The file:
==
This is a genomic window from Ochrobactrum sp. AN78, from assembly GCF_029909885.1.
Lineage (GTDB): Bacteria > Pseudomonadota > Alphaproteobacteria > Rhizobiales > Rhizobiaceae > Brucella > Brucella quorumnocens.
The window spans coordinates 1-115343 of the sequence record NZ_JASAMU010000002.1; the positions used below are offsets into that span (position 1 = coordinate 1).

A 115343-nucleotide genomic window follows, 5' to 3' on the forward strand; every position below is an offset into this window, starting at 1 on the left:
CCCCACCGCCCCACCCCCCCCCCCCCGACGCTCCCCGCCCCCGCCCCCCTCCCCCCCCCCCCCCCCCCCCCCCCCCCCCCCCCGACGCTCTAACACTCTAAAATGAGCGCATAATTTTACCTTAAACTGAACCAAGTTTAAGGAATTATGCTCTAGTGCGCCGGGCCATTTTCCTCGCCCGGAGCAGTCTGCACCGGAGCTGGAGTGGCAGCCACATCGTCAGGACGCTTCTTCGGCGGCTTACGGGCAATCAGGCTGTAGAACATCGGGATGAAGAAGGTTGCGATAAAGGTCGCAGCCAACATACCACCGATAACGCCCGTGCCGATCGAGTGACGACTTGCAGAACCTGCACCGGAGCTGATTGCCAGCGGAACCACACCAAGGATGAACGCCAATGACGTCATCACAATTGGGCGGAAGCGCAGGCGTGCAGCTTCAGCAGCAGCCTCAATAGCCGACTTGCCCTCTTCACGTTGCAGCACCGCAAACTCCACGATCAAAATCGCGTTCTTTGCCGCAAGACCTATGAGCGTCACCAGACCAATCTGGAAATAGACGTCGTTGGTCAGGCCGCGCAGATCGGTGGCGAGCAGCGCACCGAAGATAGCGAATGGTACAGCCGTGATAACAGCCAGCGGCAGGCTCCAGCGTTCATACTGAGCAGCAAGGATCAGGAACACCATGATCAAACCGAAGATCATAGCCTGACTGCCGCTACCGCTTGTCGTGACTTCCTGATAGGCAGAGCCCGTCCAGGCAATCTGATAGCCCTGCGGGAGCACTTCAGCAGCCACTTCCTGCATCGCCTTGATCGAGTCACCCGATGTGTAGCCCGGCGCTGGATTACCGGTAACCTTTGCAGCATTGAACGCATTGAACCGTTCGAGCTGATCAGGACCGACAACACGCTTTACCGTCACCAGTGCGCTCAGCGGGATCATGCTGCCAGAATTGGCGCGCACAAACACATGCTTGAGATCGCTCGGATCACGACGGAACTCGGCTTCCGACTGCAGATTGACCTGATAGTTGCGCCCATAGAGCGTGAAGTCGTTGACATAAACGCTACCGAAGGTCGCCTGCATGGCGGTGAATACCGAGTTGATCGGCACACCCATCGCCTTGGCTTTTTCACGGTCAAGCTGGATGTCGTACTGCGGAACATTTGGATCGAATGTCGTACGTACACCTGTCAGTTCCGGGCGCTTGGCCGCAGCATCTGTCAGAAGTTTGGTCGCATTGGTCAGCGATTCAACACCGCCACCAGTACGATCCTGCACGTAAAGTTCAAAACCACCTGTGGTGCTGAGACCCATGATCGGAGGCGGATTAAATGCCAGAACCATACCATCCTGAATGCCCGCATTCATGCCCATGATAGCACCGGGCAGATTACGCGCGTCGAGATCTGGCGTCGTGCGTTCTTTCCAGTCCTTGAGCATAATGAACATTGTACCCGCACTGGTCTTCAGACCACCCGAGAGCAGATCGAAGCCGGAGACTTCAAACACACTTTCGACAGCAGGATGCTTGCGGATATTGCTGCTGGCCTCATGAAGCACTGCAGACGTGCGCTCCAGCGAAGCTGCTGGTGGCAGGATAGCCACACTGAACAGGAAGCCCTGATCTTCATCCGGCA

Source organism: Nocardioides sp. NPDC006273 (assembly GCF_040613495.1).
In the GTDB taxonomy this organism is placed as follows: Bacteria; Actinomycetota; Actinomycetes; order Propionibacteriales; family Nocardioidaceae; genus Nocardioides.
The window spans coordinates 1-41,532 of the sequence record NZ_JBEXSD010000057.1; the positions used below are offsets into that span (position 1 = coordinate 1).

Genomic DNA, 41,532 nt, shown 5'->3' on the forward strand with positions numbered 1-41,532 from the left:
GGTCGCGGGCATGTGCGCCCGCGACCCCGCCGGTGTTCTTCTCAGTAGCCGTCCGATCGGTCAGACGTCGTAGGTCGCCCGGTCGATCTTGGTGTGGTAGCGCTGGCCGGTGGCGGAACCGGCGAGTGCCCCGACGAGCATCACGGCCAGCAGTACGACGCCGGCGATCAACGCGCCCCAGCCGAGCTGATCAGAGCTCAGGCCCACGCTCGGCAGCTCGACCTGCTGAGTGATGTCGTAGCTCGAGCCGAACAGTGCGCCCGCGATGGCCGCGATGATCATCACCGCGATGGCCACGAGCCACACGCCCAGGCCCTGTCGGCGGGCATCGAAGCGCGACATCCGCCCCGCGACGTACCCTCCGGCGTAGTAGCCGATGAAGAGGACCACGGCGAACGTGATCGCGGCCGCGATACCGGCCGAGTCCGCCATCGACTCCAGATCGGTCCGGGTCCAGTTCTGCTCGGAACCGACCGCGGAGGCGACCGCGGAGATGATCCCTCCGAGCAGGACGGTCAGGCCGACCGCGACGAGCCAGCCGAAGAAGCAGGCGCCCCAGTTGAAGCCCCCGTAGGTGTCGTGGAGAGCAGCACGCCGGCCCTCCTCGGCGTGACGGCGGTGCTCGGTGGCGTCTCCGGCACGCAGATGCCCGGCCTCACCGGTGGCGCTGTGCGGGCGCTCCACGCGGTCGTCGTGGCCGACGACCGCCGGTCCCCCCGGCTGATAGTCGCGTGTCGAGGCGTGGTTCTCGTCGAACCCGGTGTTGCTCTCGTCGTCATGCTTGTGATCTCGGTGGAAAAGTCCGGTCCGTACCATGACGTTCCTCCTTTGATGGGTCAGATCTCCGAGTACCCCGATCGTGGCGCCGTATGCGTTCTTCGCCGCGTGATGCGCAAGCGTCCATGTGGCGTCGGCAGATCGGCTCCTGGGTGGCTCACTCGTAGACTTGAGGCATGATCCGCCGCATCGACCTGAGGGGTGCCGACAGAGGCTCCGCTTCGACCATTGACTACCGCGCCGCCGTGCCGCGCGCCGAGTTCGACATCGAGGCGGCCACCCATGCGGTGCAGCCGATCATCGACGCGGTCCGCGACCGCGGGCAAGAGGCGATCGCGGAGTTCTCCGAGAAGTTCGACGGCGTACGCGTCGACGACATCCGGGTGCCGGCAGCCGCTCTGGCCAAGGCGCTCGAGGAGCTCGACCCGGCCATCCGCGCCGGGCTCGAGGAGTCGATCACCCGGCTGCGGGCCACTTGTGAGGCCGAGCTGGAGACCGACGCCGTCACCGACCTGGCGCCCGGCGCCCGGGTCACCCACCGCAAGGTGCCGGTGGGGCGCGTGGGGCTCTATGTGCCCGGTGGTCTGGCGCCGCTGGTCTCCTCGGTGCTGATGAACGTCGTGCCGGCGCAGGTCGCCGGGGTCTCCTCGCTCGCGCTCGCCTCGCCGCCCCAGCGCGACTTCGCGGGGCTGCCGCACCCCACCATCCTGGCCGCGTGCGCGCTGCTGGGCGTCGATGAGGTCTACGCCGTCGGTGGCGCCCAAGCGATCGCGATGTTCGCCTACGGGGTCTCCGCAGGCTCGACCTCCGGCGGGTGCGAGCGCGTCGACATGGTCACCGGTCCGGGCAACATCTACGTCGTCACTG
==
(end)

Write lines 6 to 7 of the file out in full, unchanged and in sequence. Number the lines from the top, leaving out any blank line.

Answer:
Source organism: Nocardioides sp. NPDC006273 (assembly GCF_040613495.1).
In the GTDB taxonomy this organism is placed as follows: Bacteria; Actinomycetota; Actinomycetes; order Propionibacteriales; family Nocardioidaceae; genus Nocardioides.